The Chicago Tribune investigation found that efforts by state government to hold providers accountable have fallen short, largely leaving hospital systems to decide on their own how to balance patient safety with their reputations and financial interests. Loopholes in state laws leave many providers without meaningful oversight, other laws lack teeth, and one law that would help document and track adverse events at hospitals has yet to be implemented 16 years after its introduction.


Although reporting of allegations of sexual abuse is technically required under Illinois law, there are no strong penalties if hospitals do not report to the State, and few incentives to do so. There are regulations indicating that a health system should act by “removing suspected violators from further patient contact,” but this often does not happen and there are no consequences to inaction – except, of course, for the next victims.


For example:

- When Rush University Medical Center fired nurse Thomas Trunk in 2016 after a patient alleged sexually inappropriate conduct, it notified the state agency that had the power to take action against the nurse's license. But the hospital did not notify the Illinois Department of Public Health, the agency that could have investigated Rush's response to the allegations. Trunk was later convicted of battery after a home health care patient accused him of sexual abuse, in a separate incident.

- When a female patient reported that nurse-technician Titus Snelling he began making advances and kissing her neck while he was supposed to be wheeling her to her room, Jackson Park hospital did not report the allegation to the Department of Public Health, and Snelling continued to work with patients. About four months after that incident, Snelling rolled another patient to a dark room in an unused part of the hospital, inappropriately touched her under her gown and put his mouth on her toes, prosecutors said. That nurse-technician was found guilty of aggravated kidnapping.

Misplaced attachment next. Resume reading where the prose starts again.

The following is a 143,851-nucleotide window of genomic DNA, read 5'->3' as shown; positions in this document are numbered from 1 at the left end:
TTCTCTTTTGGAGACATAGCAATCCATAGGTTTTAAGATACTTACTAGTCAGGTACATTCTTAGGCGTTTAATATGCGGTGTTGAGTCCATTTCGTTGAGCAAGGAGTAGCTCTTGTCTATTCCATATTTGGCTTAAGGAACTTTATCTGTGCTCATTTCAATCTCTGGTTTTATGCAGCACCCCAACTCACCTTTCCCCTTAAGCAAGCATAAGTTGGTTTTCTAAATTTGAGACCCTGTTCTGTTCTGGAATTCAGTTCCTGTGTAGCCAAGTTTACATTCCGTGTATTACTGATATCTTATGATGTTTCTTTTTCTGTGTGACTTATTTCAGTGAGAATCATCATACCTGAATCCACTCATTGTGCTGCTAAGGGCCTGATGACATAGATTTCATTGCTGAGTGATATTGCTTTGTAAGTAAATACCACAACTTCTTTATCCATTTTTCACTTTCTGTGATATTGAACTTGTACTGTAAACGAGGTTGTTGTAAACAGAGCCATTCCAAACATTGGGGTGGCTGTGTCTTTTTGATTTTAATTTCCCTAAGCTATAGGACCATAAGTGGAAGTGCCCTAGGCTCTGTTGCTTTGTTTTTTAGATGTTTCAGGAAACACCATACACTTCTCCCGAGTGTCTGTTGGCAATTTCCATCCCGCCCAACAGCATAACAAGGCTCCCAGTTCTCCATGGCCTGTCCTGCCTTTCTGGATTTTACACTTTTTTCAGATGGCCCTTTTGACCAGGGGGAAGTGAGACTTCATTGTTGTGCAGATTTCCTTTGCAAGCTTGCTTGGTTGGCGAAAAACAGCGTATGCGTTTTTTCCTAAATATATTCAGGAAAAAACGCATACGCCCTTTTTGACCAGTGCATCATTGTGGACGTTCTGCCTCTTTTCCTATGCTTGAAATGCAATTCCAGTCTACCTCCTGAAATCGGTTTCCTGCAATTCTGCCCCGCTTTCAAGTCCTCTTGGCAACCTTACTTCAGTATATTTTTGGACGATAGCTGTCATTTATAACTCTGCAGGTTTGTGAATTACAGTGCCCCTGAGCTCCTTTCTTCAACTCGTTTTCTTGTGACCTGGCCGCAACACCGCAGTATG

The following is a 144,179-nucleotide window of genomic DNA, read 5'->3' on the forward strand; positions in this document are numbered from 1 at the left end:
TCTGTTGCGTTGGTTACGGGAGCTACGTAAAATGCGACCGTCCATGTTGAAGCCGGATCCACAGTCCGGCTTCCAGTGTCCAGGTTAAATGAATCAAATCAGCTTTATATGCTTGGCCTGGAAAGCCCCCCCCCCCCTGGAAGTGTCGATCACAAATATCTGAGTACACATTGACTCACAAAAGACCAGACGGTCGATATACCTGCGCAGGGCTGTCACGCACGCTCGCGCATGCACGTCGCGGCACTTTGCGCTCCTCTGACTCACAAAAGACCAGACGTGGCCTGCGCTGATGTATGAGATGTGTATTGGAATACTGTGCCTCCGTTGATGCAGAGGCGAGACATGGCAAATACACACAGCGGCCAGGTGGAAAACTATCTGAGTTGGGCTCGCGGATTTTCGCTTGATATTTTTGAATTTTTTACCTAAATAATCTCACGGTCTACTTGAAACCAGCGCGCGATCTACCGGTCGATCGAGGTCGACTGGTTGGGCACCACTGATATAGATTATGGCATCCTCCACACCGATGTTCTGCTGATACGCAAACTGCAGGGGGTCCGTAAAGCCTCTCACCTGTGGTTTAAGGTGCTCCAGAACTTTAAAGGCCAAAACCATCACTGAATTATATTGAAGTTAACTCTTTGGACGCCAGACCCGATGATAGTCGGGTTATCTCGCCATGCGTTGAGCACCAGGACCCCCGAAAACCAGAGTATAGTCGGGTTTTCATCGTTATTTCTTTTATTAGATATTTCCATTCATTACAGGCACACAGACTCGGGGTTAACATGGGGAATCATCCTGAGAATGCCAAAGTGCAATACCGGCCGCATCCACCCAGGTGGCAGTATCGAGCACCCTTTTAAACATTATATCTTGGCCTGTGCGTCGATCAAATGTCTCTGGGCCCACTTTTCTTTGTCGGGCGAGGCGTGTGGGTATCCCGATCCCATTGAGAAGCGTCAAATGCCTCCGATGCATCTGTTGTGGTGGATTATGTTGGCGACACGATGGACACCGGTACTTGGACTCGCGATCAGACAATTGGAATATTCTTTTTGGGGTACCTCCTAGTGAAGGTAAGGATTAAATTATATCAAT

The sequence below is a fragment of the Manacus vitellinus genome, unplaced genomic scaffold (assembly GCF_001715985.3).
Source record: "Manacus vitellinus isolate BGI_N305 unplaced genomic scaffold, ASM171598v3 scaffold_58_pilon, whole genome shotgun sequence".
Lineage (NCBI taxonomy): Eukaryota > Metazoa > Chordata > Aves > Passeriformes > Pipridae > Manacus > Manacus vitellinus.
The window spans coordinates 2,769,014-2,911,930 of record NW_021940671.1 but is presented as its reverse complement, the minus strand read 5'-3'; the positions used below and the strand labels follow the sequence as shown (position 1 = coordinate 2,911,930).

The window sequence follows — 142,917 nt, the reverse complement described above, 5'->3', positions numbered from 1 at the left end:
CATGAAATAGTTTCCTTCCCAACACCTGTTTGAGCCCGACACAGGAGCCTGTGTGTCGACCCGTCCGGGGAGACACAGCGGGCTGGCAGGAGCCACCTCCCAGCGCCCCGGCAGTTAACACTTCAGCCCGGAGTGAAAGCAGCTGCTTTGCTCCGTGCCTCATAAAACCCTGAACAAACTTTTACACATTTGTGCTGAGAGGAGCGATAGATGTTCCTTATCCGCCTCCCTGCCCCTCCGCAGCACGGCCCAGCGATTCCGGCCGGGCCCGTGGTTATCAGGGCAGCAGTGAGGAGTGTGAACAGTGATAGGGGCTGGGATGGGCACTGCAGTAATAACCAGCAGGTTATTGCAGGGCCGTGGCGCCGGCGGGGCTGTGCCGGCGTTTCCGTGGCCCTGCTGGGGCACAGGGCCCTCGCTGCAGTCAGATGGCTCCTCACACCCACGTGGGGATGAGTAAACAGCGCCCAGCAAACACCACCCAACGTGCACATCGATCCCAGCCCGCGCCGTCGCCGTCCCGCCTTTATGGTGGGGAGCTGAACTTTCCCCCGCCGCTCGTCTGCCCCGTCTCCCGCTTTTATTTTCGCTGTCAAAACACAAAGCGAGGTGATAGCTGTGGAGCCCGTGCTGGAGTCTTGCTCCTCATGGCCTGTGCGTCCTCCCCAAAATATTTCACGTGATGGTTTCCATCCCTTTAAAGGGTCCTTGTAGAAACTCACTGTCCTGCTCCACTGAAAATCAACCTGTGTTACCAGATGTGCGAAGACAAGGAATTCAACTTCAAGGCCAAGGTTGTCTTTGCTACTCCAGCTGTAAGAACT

- In the case at Glenbrook Hospital in Glenview, even though the nurses noted in the record that the victim was weeping uncontrollably after reporting the assault of nurse Girugu, they hid the facts by just noting she “reported an alleged event” earlier. Instead of investigating, the hospital put her on suicide watch. When her daughter went to the police, the hospital did a cursory “investigation” and reported that nothing had happened. And she was “devastated” years later when it was learned that the same nurse who had abused her had been accused of abusing another patient in the same system, less than a year later. The male nurse eventually admitted to both those assaults as well as a third one.


Hospitals are able to protect their patients, but they defensively act instead to protect their income streams and “reputations” by denial and hiding defects. A hospital employee can easily be re-assigned or restricted in duties with female patients, or require them to work with a chaperone. The fact is that patients in hospitals or nursing facilities in particular have an expectation that the system is designed to help and support them and that there will be strong oversight. As quoted by the newspaper, Illinois Rep. Kelly Cassidy noted that when that accountability is lacking, it is “doubly disappointing.” “You would hope that a hospital organization or health care provider organization would be more invested in rooting out bad apples,” Cassidy said. "As we've seen in the priesthood and school systems and police departments, it's easier to just hide bad behavior and hope it goes away.”